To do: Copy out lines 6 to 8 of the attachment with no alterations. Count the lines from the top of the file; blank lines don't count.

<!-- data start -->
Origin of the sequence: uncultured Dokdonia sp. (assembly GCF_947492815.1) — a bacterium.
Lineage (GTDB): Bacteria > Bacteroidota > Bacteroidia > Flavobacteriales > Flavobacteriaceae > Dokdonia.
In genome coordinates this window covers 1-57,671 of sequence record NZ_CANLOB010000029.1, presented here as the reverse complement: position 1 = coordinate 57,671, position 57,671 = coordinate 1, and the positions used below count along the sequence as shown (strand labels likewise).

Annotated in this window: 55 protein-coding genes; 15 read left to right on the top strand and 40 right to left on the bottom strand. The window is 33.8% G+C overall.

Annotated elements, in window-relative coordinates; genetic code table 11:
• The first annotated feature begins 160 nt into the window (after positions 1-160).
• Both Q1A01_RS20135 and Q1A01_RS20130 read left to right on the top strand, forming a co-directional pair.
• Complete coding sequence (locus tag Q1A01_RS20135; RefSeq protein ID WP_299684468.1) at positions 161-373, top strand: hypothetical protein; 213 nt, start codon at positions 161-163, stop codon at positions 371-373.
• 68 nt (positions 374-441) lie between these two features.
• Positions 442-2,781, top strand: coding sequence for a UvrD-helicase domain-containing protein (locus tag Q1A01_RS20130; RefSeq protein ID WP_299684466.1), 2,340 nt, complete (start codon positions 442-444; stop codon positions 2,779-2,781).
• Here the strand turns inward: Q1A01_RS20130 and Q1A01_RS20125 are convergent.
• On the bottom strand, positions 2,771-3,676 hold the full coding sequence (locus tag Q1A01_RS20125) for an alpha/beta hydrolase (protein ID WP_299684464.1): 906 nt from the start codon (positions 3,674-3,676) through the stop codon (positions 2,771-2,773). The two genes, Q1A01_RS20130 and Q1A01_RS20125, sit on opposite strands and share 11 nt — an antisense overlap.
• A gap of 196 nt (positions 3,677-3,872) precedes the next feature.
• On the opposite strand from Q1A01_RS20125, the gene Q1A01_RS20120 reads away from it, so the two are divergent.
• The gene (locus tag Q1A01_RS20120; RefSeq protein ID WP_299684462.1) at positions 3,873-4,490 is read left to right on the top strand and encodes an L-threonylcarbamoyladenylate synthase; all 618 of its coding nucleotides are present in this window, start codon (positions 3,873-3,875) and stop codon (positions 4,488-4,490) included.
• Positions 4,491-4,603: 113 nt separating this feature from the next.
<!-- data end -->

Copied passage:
• The first annotated feature begins 160 nt into the window (after positions 1-160).
• Both Q1A01_RS20135 and Q1A01_RS20130 read left to right on the top strand, forming a co-directional pair.
• Complete coding sequence (locus tag Q1A01_RS20135; RefSeq protein ID WP_299684468.1) at positions 161-373, top strand: hypothetical protein; 213 nt, start codon at positions 161-163, stop codon at positions 371-373.